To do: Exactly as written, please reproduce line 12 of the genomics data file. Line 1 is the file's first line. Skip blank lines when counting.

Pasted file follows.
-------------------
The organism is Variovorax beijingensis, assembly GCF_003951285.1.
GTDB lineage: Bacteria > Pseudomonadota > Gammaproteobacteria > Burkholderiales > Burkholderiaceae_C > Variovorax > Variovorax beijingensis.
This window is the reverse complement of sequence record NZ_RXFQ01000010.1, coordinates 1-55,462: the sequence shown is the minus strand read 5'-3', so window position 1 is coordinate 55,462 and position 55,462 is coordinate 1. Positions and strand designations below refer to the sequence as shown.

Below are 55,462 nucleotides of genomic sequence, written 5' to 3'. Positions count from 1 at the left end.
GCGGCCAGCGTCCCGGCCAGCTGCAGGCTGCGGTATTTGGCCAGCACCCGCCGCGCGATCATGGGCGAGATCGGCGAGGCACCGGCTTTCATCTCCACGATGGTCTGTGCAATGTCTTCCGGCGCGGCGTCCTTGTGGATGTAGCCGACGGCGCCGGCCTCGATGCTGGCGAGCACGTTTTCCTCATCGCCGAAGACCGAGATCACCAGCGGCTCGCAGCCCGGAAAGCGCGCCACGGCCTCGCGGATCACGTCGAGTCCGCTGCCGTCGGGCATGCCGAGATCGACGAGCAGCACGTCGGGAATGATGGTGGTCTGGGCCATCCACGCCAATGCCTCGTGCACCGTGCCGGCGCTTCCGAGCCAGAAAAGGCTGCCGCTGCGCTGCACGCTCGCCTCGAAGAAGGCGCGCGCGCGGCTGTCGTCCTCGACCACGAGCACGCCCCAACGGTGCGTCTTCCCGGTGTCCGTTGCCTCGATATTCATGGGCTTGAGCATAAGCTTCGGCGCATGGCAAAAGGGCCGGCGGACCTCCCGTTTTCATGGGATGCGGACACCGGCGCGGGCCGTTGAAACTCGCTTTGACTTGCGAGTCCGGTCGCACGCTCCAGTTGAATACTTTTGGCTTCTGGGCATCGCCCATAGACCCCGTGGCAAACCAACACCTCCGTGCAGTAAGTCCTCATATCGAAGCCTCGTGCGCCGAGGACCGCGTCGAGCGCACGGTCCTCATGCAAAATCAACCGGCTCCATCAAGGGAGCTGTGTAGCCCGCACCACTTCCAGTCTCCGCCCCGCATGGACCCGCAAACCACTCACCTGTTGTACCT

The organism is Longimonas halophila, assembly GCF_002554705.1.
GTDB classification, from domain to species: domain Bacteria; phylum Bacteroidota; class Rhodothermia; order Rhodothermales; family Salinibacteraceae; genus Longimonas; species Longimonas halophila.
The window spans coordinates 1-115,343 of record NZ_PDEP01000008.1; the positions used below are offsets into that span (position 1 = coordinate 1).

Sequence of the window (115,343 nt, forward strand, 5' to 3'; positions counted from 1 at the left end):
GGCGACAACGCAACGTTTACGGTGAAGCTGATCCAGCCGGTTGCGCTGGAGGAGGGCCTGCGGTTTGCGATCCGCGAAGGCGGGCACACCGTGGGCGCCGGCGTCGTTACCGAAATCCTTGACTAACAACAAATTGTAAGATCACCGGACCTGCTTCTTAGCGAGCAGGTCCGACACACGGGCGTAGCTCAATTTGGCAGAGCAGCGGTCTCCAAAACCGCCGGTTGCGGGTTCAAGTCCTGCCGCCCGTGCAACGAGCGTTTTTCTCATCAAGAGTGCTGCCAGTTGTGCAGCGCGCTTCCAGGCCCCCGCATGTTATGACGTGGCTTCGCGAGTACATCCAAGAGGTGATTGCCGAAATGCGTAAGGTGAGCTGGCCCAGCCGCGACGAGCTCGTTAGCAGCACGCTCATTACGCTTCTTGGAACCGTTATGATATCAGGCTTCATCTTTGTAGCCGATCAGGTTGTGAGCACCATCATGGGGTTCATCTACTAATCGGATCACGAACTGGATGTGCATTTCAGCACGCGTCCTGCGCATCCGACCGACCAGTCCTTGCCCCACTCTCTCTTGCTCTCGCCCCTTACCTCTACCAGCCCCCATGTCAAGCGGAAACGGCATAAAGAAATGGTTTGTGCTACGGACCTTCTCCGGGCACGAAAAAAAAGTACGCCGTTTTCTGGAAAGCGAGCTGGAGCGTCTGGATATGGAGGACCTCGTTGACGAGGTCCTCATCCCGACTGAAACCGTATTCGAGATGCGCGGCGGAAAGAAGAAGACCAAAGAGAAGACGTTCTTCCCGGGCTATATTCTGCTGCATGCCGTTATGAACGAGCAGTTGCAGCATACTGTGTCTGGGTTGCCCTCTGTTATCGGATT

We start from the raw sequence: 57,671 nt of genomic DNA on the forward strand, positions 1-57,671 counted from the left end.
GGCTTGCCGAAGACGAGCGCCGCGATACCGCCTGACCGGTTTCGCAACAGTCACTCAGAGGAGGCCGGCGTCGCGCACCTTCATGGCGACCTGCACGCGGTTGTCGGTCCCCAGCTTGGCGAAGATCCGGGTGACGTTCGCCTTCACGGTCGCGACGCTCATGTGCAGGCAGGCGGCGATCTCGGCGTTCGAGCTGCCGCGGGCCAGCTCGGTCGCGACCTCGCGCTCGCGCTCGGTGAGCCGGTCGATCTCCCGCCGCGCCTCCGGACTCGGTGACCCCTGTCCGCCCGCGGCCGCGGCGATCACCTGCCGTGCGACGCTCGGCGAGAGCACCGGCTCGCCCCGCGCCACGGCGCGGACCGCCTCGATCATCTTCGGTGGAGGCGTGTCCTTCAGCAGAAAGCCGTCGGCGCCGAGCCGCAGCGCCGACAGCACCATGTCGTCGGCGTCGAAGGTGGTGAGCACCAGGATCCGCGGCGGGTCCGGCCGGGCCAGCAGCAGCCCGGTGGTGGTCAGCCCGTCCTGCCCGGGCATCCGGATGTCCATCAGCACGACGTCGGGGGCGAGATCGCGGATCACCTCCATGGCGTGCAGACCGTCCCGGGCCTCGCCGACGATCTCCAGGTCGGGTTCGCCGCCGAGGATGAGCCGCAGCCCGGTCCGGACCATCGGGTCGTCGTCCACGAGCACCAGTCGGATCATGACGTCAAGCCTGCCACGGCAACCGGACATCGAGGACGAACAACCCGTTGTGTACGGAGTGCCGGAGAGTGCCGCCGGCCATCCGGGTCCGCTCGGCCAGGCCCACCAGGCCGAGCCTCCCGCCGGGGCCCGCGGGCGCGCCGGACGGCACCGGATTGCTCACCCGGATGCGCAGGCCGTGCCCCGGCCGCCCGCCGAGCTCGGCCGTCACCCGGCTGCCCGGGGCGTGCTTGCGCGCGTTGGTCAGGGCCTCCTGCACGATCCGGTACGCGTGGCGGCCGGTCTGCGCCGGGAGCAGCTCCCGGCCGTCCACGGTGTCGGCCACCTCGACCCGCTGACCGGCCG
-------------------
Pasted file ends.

GGCTTGCCGAAGACGAGCGCCGCGATACCGCCTGACCGGTTTCGCAACAGTCACTCAGAGGAGGCCGGCGTCGCGCACCTTCATGGCGACCTGCACGCGGTTGTCGGTCCCCAGCTTGGCGAAGATCCGGGTGACGTTCGCCTTCACGGTCGCGACGCTCATGTGCAGGCAGGCGGCGATCTCGGCGTTCGAGCTGCCGCGGGCCAGCTCGGTCGCGACCTCGCGCTCGCGCTCGGTGAGCCGGTCGATCTCCCGCCGCGCCTCCGGACTCGGTGACCCCTGTCCGCCCGCGGCCGCGGCGATCACCTGCCGTGCGACGCTCGGCGAGAGCACCGGCTCGCCCCGCGCCACGGCGCGGACCGCCTCGATCATCTTCGGTGGAGGCGTGTCCTTCAGCAGAAAGCCGTCGGCGCCGAGCCGCAGCGCCGACAGCACCATGTCGTCGGCGTCGAAGGTGGTGAGCACCAGGATCCGCGGCGGGTCCGGCCGGGCCAGCAGCAGCCCGGTGGTGGTCAGCCCGTCCTGCCCGGGCATCCGGATGTCCATCAGCACGACGTCGGGGGCGAGATCGCGGATCACCTCCATGGCGTGCAGACCGTCCCGGGCCTCGCCGACGATCTCCAGGTCGGGTTCGCCGCCGAGGATGAGCCGCAGCCCGGTCCGGACCATCGGGTCGTCGTCCACGAGCACCAGTCGGATCATGACGTCAAGCCTGCCACGGCAACCGGACATCGAGGACGAACAACCCGTTGTGTACGGAGTGCCGGAGAGTGCCGCCGGCCATCCGGGTCCGCTCGGCCAGGCCCACCAGGCCGAGCCTCCCGCCGGGGCCCGCGGGCGCGCCGGACGGCACCGGATTGCTCACCCGGATGCGCAGGCCGTGCCCCGGCCGCCCGCCGAGCTCGGCCGTCACCCGGCTGCCCGGGGCGTGCTTGCGCGCGTTGGTCAGGGCCTCCTGCACGATCCGGTACGCGTGGCGGCCGGTCTGCGCCGGGAGCAGCTCCCGGCCGTCCACGGTGTCGGCCACCTCGACCCGCTGACCGGCCG